Freny Manecksha is an independent journalist from Mumbai. She worked for a number of publications including The Times of India, Mid-Day and Blitz.
Note from the author: This was written when I used to work in The Times of India and would be riding the last train out of CST – the 12.45 AM Karjat local. It appeared in the edition of May 29, 2002.
Now in CoViD19 lockdown#3, I fantasize of travelling in the trains once more. Of becoming part of the city’s great throbbing heart.
“Matka cola, malaiwallah, peeyo, peeyo.” First-timers on this train look on bemused whilst the regulars hail the familiar figure. It is Jal Sewa man or paaniwalla who has been going about providing drinking water and bits of philosophy to passengers for years.
No one knows why paaniwalla took it upon himself to improve comfort levels on Central Railways locals. “Yeh mohabbat ki sewa hai, upar malik ki,” he says before moving on to the next rake. Apart from water therapy, he offers cloves and a pain reliever in case you have a headache. In many ways, this quixotic figure represents the idiosyncratic nature of the 12.45 AM Karjat local – the last train out of CST.
Like chameleons, local trains take on their strongly individualistic hue depending on the time of day. During rush hour, red is the colour as the crowds jostle in the clamour. In the night, it’s a much more muted hue. There is an urgency to get on board this Cinderella train but once inside, tensions unravel into a relaxed mateyness. Journalist, factory workers, bar girl and all those who have survived the grind of the third shift hunker down for the long-haul home.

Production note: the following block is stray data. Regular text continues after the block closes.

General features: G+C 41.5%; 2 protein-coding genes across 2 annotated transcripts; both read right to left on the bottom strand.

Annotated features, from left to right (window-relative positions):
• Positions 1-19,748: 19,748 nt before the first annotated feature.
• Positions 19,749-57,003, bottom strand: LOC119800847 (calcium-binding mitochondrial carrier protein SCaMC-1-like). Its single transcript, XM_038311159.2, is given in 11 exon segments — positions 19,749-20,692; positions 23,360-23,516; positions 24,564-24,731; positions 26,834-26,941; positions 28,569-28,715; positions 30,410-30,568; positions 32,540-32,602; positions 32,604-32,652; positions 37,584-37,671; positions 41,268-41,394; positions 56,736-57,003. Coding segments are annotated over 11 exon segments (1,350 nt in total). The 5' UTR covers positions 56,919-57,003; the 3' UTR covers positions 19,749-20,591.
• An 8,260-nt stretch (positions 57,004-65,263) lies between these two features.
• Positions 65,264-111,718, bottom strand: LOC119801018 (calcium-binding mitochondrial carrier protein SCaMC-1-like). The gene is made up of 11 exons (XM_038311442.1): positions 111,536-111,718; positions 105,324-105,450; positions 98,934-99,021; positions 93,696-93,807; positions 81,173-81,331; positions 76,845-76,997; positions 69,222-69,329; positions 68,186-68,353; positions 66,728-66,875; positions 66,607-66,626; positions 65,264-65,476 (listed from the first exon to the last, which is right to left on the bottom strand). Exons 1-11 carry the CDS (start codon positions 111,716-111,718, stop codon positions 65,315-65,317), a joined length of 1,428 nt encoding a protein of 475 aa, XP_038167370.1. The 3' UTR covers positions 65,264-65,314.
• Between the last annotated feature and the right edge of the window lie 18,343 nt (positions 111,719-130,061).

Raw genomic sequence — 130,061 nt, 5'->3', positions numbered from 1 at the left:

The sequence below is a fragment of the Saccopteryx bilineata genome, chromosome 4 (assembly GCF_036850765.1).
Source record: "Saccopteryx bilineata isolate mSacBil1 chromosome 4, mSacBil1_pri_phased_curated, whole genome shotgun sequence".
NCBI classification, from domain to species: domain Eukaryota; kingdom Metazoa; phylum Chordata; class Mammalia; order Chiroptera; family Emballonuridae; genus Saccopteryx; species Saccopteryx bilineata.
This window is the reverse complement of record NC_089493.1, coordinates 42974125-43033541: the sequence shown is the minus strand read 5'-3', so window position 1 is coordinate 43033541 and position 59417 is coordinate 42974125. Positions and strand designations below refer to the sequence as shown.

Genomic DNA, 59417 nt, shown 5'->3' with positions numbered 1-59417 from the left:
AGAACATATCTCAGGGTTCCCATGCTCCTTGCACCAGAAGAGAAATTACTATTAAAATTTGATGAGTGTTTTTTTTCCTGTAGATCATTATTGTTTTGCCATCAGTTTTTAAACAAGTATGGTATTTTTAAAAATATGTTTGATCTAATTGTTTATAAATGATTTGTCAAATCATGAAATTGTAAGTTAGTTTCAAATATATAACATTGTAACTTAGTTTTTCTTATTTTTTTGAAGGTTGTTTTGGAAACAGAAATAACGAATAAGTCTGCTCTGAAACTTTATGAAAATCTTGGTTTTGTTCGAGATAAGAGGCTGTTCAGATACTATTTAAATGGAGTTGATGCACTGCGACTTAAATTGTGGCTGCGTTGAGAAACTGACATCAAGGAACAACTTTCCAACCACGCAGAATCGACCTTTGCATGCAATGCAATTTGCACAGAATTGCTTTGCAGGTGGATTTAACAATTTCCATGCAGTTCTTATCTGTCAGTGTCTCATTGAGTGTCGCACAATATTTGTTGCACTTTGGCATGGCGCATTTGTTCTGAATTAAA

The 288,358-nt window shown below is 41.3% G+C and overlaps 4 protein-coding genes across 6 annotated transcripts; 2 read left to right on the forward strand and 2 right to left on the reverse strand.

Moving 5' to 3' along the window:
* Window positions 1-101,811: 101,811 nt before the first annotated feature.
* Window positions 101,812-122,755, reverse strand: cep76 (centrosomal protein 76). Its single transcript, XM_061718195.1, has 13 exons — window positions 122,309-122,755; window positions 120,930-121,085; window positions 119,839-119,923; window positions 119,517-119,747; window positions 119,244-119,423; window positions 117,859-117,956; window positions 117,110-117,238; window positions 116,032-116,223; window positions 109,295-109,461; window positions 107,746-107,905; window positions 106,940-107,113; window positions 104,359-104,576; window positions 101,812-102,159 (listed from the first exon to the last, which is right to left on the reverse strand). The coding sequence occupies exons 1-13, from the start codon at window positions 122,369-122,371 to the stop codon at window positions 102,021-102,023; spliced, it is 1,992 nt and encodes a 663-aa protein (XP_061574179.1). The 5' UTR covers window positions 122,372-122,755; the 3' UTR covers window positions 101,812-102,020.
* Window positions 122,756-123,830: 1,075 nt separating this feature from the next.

No eyebrows are raised when the brisk click of high heels announces the arrival of a crossdresser, resplendent in kingfisher hues, returning from a Saturday night party. Heave, shift, wiggle – a place is made for him, pleasantries are exchanged. Other revellers under the influence of a different Kingfisher are treated with tolerance so long as they don’t get obnoxious.
In one corner deep conversation is happening. Nothing unusual except the silence. One of the conversationalists cannot hear and his “train friend” uses sign language – soundproof lingo – that has developed in the course of their many shared journeys. Silently and animatedly the day’s news is exchanged.
Suddenly there is music in the air. The shastriya sangeet performer is holding forth in the second-class compartment. Amidst the applause, there is some ribbing. “Arre give us some Michael Jackson!” The local bard breaks off and starts on his own personal story. He is just an old-fashioned welder, no modern music for him. Once he was with others part of a union. Now just a number. His oratory is laced with pathos and humour. If all the world is a stage, then this train is a motley microcosm of a city’s hopes and dreams under rapidly changing forces.
In the ladies’ second-class compartment, the bar girls kick off their uncomfortable footwear and put their feet up. Bhajias and biscuits appear and disappear. Away from voyeuristic eyes, their very ordinariness is evident. They exchange notes on their day – did that lamboo turn out to be a good tipper – and inquire after one another’s children.
Sometimes there is a collective squeal as when they sight a colleague running down the platform trying to catch the train that is already picking up speed. They reassure each other that the motorman has seen her frantic waving. Of course, he will stop. And, in a very special magical way, the train does slow down imperceptibly. The woman hops on. It is a heartening salute from this other-side-of-midnight train to a fellow working professional. The motorman too knows the joys of being homeward bound.